I borrowed this book from my local library, so it won't show up as a purchase. However, having almost finished it I have decided to buy it off Amazon soon, as I would very much like a copy to open from time to time. Well, not all of the poems will make you cry. Some I can't even begin to see why anyone would think of as particularly emotion-inducing. And some I just could not understand, but that is probably just me! But, let me tell you, there were enough that did make me cry, usually chosen by people whose writing I have admired, as a writer myself. And in a funny kind of way I actually enjoyed the cry. So just be careful that you find a quiet, private place to enjoy them, as it is extremely annoying indeed to be in the grip of strong emotion, well stuck into a poem, when some idiot breezily walks in, talking loudly, and stares at you, asking what the matter is as if you've gone mad---as happened to me. Well worth owning a copy. Really good compilation.
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25 of 27 people found the following review helpful
By Red on Black TOP 50 REVIEWER VINE VOICE
Format:Kindle Edition|Verified Purchase
It could be argued that the concept behind this book is at best a rather clever marketing mechanism to get readers to purchase an anthology of poetry when the bookshelves are littered with them (some very much cheaper than this). Anthony Holden has however performed a real service to readers. Granted there are many well known poems present including Shakespearian sonnets, the big hitters of Coleridge, Wordsworth and Shelley plus a good smattering of the brilliance of the Great War poets. But the choices by a range of famous authors, literary figures, celebs and of course the obligatory Stephen Fry deserve the widest possible airing. Holden was encouraged in his task by the eminent Professor John Carey who in a note imbued with solid common sense argued that "It will bring some good poems to public notice and it will stimulate debate about the emotional power of art and how it affects different people," Frankly whether you are a man (a women's volume is to follow) or whether you "cry" is a side show. What is important is the sheer power and grace of these words and verse with their ability to land an emotional punch that completely outmatches any physical equivalent.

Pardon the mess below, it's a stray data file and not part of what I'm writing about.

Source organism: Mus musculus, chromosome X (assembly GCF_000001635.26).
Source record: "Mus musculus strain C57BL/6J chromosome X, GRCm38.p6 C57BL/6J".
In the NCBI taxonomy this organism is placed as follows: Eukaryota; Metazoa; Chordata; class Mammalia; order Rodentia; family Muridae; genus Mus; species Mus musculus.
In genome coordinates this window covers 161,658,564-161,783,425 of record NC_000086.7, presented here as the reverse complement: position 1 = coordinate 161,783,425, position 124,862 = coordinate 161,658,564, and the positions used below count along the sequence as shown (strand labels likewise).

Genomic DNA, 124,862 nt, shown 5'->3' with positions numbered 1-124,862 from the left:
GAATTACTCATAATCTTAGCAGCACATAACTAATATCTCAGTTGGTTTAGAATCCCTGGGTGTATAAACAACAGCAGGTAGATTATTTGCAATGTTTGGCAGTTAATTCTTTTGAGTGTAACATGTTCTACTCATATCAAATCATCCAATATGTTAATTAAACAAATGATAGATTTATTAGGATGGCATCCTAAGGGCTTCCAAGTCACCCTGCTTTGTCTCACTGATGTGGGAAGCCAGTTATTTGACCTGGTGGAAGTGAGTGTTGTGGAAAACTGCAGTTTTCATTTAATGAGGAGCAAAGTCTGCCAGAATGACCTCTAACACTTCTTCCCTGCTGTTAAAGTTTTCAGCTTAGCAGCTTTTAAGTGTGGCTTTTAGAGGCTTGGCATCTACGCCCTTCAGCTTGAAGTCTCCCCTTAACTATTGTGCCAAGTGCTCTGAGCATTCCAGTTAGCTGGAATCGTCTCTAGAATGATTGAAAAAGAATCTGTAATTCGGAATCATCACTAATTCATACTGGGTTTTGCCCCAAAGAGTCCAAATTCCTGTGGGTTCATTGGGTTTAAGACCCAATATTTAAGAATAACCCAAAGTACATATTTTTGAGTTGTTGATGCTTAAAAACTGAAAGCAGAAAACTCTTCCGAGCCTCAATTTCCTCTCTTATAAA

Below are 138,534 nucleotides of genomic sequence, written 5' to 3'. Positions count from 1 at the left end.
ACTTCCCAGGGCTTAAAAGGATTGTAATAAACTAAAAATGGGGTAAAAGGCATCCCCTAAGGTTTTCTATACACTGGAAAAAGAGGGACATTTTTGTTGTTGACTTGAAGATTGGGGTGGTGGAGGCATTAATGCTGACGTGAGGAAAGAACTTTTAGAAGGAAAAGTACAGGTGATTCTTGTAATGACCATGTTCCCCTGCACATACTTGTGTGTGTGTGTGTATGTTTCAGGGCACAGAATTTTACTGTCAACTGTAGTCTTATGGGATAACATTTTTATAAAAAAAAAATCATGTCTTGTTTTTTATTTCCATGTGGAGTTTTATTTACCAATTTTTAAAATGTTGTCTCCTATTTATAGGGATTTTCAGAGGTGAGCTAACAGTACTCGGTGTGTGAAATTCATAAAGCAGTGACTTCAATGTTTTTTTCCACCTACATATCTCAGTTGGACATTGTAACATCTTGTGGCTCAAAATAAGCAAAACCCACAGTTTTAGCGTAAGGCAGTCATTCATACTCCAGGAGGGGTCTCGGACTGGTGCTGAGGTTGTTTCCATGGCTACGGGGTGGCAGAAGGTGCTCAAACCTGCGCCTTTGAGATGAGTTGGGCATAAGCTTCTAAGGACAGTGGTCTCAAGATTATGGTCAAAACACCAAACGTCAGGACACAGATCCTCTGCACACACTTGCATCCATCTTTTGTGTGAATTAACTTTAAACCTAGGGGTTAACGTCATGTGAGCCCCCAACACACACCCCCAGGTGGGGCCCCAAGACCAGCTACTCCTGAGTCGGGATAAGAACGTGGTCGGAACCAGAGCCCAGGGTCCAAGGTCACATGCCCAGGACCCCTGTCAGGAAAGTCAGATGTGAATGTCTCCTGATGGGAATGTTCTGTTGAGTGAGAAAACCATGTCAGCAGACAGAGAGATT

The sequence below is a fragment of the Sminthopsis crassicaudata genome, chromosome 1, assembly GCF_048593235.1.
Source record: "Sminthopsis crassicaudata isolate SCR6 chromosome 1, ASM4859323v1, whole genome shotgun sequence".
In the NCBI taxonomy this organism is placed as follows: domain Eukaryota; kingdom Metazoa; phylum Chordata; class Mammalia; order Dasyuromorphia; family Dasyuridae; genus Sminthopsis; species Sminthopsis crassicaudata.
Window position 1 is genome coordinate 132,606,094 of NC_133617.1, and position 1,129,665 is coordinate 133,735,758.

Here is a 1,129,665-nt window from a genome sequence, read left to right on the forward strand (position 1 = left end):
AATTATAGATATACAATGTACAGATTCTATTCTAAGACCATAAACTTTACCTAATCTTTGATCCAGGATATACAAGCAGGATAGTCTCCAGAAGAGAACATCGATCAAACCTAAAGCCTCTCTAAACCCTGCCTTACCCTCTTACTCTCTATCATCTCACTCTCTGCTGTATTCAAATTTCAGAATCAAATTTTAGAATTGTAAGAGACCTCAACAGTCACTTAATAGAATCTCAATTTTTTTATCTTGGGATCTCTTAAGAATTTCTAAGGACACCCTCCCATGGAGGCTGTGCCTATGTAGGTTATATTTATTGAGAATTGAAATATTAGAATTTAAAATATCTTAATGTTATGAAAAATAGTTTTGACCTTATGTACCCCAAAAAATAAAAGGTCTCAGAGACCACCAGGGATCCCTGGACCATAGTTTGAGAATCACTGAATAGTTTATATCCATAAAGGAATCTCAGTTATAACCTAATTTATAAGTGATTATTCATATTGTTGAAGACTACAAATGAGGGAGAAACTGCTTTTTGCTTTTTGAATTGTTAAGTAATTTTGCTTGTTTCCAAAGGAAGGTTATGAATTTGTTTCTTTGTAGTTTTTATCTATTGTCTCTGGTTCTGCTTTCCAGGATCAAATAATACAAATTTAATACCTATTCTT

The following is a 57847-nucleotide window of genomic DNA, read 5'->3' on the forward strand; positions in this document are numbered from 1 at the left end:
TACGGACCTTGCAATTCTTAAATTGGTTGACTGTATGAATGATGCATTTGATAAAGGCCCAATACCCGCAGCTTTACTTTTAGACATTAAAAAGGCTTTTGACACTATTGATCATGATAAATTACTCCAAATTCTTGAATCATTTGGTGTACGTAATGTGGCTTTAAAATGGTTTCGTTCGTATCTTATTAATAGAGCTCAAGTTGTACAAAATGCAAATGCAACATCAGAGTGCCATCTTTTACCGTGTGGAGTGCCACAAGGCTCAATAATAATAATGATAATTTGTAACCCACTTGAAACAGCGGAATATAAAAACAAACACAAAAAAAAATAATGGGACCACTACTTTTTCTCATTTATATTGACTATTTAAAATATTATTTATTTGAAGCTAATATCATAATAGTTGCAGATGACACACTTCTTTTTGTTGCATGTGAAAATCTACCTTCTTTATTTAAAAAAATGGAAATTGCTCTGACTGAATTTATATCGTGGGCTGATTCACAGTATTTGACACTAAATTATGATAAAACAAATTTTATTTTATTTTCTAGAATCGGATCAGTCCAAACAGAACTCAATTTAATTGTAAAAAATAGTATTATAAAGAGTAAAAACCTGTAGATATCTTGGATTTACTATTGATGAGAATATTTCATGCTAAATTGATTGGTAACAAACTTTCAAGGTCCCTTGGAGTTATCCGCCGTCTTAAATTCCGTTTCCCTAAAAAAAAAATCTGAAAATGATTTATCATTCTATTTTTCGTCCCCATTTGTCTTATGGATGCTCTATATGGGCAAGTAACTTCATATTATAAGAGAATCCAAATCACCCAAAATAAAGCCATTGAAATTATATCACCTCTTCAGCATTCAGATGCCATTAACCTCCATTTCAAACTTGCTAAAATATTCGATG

In terms of content it is English poets who unsurprisingly dominate proceedings with W H Auden putting in a great showing. In particular he is chosen by Salman Rushdie ("In Memory of W B Yeats"), Simon Schama and Simon Callow ("If I could tell you"), Rowan Williams ("Friday's Child") and William Boyd choosing the glorious beauty "A Summer Night". In addition Hardy, Housemen and Larkin are also well in the frame. It is reassuring to see that the sadly departed and much missed contrarian Christopher Hitchens was able to pick a poem before he died and he choose very well with Wilfred Owens staggering "Dulce et Decorum est".
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3 of 3 people found the following review helpful
4.0 out of 5 stars The poems here do what all good poems should 13 Aug. 2014
By Mrs J.
Format:Kindle Edition
Whilst not moved to tears; it is only the pathos, banality, tragedy and futility of the War Poets that does it for me. The poems here do what all good poems should, bring memories the kind that deliver a punch of return, of moments of life collected and lost. The loneliness of standing, surrounded by friends, at the graveside of a loved one. The words bringing back deeply buried sensations, a long lost touch, a taste, smell sight or sound are in these poems ignited and brought to mind. Poems for me engage the senses as well as the intellect, in this anthology they do.